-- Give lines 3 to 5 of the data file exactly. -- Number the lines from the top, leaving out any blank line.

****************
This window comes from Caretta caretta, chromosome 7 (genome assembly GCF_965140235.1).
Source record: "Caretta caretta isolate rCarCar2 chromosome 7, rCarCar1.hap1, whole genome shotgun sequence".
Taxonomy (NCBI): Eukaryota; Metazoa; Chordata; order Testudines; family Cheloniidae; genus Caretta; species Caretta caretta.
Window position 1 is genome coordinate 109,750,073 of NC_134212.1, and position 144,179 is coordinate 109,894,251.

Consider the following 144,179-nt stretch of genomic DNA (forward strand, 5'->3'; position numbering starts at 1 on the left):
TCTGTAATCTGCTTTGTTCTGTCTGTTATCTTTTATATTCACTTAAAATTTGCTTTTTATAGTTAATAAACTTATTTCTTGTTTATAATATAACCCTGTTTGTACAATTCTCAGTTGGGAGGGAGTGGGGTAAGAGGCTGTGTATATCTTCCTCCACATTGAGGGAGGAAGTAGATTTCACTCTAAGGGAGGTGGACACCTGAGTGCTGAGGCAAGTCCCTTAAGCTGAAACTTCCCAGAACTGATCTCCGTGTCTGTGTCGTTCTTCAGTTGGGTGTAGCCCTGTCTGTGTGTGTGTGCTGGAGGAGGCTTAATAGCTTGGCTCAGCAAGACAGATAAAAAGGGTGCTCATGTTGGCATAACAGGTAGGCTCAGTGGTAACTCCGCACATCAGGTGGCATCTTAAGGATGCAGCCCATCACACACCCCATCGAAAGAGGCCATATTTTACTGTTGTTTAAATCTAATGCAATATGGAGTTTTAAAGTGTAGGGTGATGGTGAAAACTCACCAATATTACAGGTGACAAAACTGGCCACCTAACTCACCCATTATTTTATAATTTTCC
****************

Taxonomy (NCBI): Eukaryota; Metazoa; Chordata; order Testudines; family Cheloniidae; genus Caretta; species Caretta caretta.
Window position 1 is genome coordinate 109,750,073 of NC_134212.1, and position 144,179 is coordinate 109,894,251.

Consider the following 144,179-nt stretch of genomic DNA (forward strand, 5'->3'; position numbering starts at 1 on the left):